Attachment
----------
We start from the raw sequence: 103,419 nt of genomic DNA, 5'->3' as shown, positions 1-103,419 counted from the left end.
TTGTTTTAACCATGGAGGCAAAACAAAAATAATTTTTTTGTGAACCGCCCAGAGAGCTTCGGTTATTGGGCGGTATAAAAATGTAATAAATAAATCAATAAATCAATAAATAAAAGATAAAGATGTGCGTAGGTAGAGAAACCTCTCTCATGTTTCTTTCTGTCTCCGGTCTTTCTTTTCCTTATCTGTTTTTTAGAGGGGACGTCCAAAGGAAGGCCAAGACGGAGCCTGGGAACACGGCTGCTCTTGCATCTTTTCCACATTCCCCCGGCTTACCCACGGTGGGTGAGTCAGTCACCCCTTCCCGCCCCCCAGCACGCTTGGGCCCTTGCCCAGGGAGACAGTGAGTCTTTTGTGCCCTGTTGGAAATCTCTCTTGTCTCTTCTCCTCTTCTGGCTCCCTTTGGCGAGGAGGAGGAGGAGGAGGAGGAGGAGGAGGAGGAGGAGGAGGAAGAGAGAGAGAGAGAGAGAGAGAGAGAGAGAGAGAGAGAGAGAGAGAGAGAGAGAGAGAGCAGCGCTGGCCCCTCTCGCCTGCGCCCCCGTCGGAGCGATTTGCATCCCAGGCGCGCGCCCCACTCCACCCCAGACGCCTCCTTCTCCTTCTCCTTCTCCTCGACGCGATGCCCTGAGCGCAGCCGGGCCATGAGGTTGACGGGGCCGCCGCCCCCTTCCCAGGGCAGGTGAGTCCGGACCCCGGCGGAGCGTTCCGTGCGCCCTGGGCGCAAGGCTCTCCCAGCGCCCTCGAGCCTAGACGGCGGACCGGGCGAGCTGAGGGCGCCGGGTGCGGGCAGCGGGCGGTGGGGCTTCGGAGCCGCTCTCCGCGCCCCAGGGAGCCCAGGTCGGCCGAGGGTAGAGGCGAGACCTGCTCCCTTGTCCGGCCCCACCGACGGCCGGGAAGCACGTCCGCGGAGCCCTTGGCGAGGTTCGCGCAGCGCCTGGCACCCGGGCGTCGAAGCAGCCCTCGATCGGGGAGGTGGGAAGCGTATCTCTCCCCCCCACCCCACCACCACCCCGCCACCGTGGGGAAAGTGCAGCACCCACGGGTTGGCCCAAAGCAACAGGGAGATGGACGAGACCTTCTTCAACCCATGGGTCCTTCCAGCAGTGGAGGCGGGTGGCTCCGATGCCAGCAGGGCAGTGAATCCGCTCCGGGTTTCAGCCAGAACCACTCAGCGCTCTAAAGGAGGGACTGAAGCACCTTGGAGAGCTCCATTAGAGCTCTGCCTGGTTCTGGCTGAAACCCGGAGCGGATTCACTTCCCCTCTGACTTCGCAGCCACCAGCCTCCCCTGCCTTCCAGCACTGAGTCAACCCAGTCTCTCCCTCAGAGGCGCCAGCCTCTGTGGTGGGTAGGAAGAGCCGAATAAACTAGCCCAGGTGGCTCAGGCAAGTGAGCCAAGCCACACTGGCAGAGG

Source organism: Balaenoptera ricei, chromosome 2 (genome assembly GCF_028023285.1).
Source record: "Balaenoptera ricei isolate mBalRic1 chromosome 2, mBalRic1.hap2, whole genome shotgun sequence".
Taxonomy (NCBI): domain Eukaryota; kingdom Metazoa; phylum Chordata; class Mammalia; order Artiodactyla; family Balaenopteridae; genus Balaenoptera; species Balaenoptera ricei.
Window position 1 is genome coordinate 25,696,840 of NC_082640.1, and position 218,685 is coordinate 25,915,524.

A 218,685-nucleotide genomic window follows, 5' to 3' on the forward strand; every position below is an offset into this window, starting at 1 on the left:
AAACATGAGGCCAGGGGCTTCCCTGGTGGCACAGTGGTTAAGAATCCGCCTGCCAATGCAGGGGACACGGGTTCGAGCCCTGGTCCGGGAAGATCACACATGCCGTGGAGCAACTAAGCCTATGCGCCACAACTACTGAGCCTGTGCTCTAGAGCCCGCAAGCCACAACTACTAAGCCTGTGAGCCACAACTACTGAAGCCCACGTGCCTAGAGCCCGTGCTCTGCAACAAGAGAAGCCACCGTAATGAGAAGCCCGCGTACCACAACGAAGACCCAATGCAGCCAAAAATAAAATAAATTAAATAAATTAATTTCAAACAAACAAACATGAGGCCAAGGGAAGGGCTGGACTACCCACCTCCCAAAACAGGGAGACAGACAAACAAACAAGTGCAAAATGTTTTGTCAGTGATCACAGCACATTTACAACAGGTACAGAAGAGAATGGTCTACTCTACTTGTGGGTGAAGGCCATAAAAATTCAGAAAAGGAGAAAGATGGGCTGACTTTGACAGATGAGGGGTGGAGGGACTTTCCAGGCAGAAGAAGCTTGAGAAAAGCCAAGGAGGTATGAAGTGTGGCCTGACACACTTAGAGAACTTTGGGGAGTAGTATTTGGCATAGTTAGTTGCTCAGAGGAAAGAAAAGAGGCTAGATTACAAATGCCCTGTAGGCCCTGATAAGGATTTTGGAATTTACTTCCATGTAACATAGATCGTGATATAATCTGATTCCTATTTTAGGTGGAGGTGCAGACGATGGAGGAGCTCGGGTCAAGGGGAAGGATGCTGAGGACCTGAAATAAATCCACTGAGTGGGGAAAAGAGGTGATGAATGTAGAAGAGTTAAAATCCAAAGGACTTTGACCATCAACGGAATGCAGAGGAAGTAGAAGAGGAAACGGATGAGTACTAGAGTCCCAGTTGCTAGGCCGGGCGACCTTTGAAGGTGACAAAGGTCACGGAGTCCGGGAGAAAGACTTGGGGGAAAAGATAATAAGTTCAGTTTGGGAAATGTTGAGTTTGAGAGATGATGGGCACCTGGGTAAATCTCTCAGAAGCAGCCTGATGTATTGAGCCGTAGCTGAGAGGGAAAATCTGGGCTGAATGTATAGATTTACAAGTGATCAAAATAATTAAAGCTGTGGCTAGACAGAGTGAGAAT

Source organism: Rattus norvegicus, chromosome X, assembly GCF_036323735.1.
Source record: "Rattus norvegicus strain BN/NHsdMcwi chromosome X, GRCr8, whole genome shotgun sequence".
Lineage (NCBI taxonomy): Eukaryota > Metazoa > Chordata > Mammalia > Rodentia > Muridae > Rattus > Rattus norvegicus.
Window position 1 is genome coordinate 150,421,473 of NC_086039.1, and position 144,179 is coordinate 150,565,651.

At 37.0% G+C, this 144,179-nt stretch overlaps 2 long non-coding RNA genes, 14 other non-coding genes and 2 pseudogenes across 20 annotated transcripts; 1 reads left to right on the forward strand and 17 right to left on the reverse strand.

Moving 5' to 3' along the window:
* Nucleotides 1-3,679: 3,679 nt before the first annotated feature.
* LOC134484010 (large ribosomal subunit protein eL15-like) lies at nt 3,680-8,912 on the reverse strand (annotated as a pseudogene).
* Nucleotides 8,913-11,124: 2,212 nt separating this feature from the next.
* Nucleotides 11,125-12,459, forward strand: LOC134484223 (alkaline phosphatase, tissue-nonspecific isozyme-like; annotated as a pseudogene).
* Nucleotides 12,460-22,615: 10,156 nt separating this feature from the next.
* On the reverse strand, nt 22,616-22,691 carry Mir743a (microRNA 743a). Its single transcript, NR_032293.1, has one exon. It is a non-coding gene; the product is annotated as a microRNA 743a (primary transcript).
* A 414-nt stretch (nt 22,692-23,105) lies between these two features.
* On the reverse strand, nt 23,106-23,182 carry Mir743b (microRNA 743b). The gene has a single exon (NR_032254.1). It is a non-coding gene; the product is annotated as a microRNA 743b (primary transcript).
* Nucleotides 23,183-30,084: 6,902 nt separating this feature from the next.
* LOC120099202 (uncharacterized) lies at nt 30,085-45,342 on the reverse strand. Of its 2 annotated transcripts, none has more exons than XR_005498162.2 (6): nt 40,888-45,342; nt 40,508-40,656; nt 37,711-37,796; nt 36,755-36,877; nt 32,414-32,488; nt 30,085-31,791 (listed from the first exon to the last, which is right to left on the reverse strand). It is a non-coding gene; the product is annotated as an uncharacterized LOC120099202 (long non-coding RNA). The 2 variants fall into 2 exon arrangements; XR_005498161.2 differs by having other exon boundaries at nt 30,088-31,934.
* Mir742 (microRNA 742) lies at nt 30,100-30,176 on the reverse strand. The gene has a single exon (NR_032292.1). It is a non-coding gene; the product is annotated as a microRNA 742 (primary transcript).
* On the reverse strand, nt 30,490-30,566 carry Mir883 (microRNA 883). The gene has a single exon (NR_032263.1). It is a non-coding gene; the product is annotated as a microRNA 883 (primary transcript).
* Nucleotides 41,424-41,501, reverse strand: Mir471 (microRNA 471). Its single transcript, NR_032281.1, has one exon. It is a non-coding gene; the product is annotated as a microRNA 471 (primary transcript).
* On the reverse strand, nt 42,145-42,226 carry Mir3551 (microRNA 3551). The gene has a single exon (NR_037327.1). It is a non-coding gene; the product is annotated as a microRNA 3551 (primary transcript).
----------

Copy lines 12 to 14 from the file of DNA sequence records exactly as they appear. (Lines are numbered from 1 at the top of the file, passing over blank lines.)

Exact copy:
Window position 1 is genome coordinate 150,421,473 of NC_086039.1, and position 144,179 is coordinate 150,565,651.

At 37.0% G+C, this 144,179-nt stretch overlaps 2 long non-coding RNA genes, 14 other non-coding genes and 2 pseudogenes across 20 annotated transcripts; 1 reads left to right on the forward strand and 17 right to left on the reverse strand.

Moving 5' to 3' along the window: